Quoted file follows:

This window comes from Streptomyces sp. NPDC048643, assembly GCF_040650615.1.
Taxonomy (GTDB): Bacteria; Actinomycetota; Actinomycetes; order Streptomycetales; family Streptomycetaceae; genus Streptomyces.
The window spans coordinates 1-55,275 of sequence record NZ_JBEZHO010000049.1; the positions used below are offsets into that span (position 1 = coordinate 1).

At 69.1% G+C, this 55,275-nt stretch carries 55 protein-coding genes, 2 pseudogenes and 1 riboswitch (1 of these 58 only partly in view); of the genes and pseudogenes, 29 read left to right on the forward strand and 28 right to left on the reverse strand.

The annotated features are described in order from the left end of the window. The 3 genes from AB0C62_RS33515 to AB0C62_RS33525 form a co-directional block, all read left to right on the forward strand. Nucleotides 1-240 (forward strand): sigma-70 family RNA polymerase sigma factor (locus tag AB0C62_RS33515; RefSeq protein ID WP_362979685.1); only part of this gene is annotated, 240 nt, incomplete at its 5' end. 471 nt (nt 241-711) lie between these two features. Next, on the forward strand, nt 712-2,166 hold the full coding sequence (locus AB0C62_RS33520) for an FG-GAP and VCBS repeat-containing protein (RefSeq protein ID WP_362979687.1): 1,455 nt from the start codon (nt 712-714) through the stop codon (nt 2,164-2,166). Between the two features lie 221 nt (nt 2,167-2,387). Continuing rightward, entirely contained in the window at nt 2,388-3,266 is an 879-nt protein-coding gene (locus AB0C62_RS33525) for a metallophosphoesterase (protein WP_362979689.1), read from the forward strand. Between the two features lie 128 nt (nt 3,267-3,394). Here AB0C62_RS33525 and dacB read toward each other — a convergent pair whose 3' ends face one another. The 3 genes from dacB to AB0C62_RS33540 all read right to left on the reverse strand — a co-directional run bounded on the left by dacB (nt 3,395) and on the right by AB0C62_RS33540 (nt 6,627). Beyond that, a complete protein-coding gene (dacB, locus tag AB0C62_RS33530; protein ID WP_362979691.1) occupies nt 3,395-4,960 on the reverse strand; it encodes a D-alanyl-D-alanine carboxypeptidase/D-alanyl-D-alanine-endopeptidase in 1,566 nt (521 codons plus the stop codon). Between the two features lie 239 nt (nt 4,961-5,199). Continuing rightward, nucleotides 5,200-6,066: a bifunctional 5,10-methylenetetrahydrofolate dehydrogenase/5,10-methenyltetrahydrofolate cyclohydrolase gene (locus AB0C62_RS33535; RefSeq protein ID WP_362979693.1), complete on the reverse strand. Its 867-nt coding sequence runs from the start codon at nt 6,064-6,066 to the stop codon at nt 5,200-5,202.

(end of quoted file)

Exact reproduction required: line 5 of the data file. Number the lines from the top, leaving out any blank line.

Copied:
The annotated features are described in order from the left end of the window. The 3 genes from AB0C62_RS33515 to AB0C62_RS33525 form a co-directional block, all read left to right on the forward strand. Nucleotides 1-240 (forward strand): sigma-70 family RNA polymerase sigma factor (locus tag AB0C62_RS33515; RefSeq protein ID WP_362979685.1); only part of this gene is annotated, 240 nt, incomplete at its 5' end. 471 nt (nt 241-711) lie between these two features. Next, on the forward strand, nt 712-2,166 hold the full coding sequence (locus AB0C62_RS33520) for an FG-GAP and VCBS repeat-containing protein (RefSeq protein ID WP_362979687.1): 1,455 nt from the start codon (nt 712-714) through the stop codon (nt 2,164-2,166). Between the two features lie 221 nt (nt 2,167-2,387). Continuing rightward, entirely contained in the window at nt 2,388-3,266 is an 879-nt protein-coding gene (locus AB0C62_RS33525) for a metallophosphoesterase (protein WP_362979689.1), read from the forward strand. Between the two features lie 128 nt (nt 3,267-3,394). Here AB0C62_RS33525 and dacB read toward each other — a convergent pair whose 3' ends face one another. The 3 genes from dacB to AB0C62_RS33540 all read right to left on the reverse strand — a co-directional run bounded on the left by dacB (nt 3,395) and on the right by AB0C62_RS33540 (nt 6,627). Beyond that, a complete protein-coding gene (dacB, locus tag AB0C62_RS33530; protein ID WP_362979691.1) occupies nt 3,395-4,960 on the reverse strand; it encodes a D-alanyl-D-alanine carboxypeptidase/D-alanyl-D-alanine-endopeptidase in 1,566 nt (521 codons plus the stop codon). Between the two features lie 239 nt (nt 4,961-5,199). Continuing rightward, nucleotides 5,200-6,066: a bifunctional 5,10-methylenetetrahydrofolate dehydrogenase/5,10-methenyltetrahydrofolate cyclohydrolase gene (locus AB0C62_RS33535; RefSeq protein ID WP_362979693.1), complete on the reverse strand. Its 867-nt coding sequence runs from the start codon at nt 6,064-6,066 to the stop codon at nt 5,200-5,202.